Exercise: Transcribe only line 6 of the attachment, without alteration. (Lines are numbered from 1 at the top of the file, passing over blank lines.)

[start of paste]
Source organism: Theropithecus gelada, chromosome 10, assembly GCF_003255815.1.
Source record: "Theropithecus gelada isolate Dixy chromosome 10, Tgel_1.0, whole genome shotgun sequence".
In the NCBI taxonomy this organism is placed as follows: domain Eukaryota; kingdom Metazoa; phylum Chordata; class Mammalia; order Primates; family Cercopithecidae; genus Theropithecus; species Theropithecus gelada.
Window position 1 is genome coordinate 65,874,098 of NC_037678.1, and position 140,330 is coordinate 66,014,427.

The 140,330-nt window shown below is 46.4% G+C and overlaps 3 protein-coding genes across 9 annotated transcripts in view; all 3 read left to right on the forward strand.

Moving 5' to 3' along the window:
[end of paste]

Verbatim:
Moving 5' to 3' along the window: